UN ambassador Nikki Haley and former House Speaker Paul Ryan were honored this week at an event partially funded by a Russian oligarch whose political contributions have reportedly been investigated by special counsel Robert Mueller and whose business associates include sanctioned Russian businessmen, according to Quartz.
Len Blavatnik’s foundation is named as the ”patron sponsor” of the conservative Hudson Institute think tank’s award gala in New York. Previous award recipients include Ronald Reagan, Henry Kissinger, and vice president Mike Pence.
Blavatnik, a US citizen raised in the Soviet Union who is in business with two US-sanctioned Russian oligarchs, has dramatically increased his political donations in recent years. Since 2015, he has given $7.6 million to Republicans, $1 million to president Donald Trump’s inauguration committee, and half a million to Democrats, Federal Election Committee filings show. In the years before then, he made relatively small, bipartisan donations.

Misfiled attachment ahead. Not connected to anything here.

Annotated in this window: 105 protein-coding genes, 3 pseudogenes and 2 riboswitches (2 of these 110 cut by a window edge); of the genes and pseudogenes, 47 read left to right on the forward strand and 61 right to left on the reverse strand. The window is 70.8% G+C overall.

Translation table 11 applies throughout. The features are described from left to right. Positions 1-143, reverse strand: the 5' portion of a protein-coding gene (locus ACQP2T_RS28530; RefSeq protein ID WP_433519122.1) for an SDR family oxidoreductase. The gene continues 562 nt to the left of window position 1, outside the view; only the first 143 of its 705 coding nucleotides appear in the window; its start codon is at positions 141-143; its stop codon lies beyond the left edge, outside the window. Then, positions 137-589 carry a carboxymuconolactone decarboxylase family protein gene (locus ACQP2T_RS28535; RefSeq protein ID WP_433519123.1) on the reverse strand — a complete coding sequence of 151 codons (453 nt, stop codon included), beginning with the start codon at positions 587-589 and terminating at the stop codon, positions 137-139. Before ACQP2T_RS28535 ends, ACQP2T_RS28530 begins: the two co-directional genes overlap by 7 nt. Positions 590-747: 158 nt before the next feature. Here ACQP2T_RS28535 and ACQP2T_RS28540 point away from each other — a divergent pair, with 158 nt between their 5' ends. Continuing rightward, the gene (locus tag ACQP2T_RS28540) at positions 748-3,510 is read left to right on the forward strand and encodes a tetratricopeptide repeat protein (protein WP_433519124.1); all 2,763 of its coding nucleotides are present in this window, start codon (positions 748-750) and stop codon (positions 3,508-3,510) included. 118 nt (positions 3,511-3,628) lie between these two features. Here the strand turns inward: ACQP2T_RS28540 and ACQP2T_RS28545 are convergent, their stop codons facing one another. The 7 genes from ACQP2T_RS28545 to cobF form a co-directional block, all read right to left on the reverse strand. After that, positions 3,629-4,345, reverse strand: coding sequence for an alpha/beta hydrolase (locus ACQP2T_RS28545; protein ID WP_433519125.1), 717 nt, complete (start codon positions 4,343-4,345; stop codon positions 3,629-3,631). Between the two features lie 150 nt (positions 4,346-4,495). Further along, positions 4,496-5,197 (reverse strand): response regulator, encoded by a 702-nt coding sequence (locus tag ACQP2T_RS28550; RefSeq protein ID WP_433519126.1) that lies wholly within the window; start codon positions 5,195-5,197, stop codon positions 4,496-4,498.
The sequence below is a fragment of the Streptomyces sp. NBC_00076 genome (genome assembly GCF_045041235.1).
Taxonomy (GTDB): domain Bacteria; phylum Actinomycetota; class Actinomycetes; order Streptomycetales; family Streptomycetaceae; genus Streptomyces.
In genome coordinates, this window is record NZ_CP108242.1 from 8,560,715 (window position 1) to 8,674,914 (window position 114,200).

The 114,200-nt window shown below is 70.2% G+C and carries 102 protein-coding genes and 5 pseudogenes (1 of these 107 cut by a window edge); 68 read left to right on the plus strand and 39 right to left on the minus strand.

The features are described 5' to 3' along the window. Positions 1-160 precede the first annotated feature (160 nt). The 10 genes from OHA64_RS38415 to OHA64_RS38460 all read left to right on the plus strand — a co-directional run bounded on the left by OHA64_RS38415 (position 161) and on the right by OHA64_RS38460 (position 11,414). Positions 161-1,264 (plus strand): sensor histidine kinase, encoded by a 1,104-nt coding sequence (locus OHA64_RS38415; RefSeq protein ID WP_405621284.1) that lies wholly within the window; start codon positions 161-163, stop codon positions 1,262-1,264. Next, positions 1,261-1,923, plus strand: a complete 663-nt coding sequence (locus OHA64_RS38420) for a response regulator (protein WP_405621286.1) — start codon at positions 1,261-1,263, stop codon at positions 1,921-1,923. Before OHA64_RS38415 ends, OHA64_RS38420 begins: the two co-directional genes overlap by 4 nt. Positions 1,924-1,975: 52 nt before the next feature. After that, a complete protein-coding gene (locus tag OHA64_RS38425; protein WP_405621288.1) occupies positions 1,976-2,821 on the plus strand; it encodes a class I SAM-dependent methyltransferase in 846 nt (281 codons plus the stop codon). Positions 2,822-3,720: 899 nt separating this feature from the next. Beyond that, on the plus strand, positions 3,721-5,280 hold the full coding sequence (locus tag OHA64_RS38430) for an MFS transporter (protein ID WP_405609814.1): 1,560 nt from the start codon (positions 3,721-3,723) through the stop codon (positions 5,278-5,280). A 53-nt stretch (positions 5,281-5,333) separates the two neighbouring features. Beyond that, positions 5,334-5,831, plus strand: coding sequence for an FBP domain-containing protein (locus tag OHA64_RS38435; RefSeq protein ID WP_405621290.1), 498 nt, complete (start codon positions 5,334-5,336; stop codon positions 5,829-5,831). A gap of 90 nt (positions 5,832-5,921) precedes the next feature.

He gave $50,000 to the Hudson Institute event. The only higher spending sponsors are three Hudson Institute trustees, and billionaire hedge funder Paul Singer.
Ryan’s spokesperson said he would not attend the gala, as his plans changed to host the arrival ceremony for former President George H.W. Bush’s memorial in Washington, DC after Bush passed away last week.
Haley’s spokesperson did not respond to Quartz’s request for comment on Monday.
Blavatnik was born and raised in the Soviet Union, but left to America aged 21 in 1978, where he became a US citizen. In the 1990s, he returned to Russia as a businessman. He swiftly became one of the richest of a generation of post-Soviet oligarchs, making a fortune in the country’s newly privatized oil sector and the notoriously bloody “aluminum wars.”
Blavatnik and his longtime business partner, US-sanctioned oligarch Viktor Vekselberg, own a large stake in aluminum giant Rusal, which is owned by fellow oligarch Oleg Deripaska. Deripaska and Rusal are also sanctioned by the US Treasury, which says the oligarch “does not separate himself from the Russian state.” Both Deripaska and Vekselberg have featured in the Mueller probe, with Vekselberg reportedly questioned by Mueller’s team earlier this year.